enter image description here Figure 1. An average cost of fixing defects depending on the time they have been made and detected (the data for the table are taken from the book "Code Complete" by S. McConnell).

Static analysis tools allow you to quickly detect a lot of errors of the coding stage, which significantly reduces the cost of development of the whole project. For example, the PVS-Studio static code analyzer can run in background right after compilation is done and tell the programmer about potential errors if there are any (see incremental analysis mode).

Other static code analysis' advantages are the following:

  1. Full code coverage. Static analyzers check even those code fragments that get control very rarely. These code fragments usually cannot be tested through other methods. It allows you to find defects in exception handlers or in the logging system.
  2. Static analysis doesn't depend on the compiler you are using and the environment where the compiled program will be executed. It allows you to find hidden errors that can reveal themselves only a few years later. For instance, these are undefined behavior errors. Such errors can occur when switching to another compiler version or when using other code optimization switches. Another interesting example of hidden errors is discussed in the article "Overwriting memory - why?".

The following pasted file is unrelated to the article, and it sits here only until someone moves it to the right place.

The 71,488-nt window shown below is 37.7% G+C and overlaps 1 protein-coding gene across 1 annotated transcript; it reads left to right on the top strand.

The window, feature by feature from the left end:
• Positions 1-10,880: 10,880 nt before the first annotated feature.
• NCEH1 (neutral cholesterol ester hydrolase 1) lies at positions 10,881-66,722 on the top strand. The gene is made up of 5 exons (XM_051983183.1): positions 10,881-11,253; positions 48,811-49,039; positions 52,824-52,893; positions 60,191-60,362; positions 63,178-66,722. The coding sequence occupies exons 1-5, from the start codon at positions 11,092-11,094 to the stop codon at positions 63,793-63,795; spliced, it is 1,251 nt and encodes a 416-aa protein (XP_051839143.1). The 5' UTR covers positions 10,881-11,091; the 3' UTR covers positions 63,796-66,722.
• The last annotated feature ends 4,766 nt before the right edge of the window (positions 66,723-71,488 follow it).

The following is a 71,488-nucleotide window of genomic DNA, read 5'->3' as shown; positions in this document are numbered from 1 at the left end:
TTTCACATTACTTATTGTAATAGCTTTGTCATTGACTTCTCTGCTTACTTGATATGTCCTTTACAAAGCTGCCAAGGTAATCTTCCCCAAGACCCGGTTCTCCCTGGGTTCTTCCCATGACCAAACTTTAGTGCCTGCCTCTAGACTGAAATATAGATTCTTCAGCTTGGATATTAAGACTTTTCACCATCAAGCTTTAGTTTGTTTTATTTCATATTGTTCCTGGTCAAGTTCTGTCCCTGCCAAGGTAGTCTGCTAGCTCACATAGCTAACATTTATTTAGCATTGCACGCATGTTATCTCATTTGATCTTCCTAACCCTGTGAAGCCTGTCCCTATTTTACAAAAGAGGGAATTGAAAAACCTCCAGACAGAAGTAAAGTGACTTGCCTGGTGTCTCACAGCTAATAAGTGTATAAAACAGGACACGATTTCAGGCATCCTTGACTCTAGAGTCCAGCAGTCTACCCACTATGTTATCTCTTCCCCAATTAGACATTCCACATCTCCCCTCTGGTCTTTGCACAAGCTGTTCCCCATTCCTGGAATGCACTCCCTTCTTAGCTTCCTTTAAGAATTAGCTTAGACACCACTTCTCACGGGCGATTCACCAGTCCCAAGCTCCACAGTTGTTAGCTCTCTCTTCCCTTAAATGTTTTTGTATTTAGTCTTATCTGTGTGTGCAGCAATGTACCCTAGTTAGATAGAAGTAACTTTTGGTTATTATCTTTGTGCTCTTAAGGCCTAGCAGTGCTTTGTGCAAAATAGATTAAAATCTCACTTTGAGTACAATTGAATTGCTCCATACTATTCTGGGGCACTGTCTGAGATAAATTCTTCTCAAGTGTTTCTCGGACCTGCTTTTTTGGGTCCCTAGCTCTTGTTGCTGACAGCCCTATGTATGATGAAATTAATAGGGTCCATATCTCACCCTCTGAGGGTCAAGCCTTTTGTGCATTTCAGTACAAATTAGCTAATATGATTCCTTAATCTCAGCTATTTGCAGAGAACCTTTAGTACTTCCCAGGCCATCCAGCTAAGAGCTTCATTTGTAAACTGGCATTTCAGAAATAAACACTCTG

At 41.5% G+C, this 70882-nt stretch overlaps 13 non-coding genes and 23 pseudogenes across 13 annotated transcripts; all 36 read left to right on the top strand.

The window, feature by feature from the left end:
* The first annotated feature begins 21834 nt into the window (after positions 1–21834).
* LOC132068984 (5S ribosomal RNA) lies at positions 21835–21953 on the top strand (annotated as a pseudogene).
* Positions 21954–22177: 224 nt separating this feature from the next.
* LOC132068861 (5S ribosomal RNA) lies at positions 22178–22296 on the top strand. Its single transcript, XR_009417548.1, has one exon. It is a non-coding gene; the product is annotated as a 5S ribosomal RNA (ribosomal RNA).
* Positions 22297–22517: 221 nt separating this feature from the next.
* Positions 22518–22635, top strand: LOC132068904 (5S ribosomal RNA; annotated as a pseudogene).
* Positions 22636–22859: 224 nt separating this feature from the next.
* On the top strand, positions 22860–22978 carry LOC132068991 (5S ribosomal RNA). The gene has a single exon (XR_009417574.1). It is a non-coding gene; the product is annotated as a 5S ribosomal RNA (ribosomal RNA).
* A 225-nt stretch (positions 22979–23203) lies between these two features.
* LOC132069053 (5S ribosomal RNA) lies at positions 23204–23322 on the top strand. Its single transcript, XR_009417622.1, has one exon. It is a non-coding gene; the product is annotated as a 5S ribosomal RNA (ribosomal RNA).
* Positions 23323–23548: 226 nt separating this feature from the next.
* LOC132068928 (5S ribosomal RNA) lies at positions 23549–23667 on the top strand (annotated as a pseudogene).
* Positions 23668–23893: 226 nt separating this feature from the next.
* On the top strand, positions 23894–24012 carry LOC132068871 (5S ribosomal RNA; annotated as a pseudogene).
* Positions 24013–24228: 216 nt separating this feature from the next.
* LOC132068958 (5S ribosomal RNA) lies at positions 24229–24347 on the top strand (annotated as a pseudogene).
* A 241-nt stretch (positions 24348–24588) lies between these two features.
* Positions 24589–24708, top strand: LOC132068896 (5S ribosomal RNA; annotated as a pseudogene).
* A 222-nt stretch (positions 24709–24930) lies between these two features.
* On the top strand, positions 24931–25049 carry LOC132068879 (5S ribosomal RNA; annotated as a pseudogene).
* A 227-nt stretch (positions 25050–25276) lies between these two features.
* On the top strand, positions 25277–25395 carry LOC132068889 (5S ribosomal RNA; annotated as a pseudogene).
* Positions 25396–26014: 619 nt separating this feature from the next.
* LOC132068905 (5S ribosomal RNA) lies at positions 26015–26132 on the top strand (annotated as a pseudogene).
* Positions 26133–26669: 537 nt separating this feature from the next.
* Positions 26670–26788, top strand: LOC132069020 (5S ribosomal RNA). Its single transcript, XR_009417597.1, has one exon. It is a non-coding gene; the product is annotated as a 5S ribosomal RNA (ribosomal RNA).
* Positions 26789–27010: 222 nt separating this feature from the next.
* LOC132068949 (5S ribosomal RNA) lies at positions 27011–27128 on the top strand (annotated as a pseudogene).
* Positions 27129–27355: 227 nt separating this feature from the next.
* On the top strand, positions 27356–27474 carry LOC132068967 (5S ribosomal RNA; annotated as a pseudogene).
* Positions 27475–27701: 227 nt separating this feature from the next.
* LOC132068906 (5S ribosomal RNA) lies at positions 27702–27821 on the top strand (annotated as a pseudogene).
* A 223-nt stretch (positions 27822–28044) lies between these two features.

3. You can easily and quickly detect misprints and consequences of Copy-Paste usage. Detecting these errors through other methods is usually a too inefficient waste of time and efforts. It's a pity when you have spent an hour on debugging just to find out that the error is in an expression of the "strcmp(A, A)"-kind. People usually don't remember such troubles when discussing typical errors. But practice shows that it takes much time to detect them.

Static code analysis' disadvantages

  1. Static analysis is usually poor regarding diagnosing memory leaks and concurrency errors. To detect such errors you actually need to execute a part of the program virtually. It is too difficult to implement. Such algorithms take too much memory and processor time. Static analyzers usually limit themselves to diagnosing simple cases. A more efficient way to detect memory leaks and concurrency errors is to use dynamic analysis tools.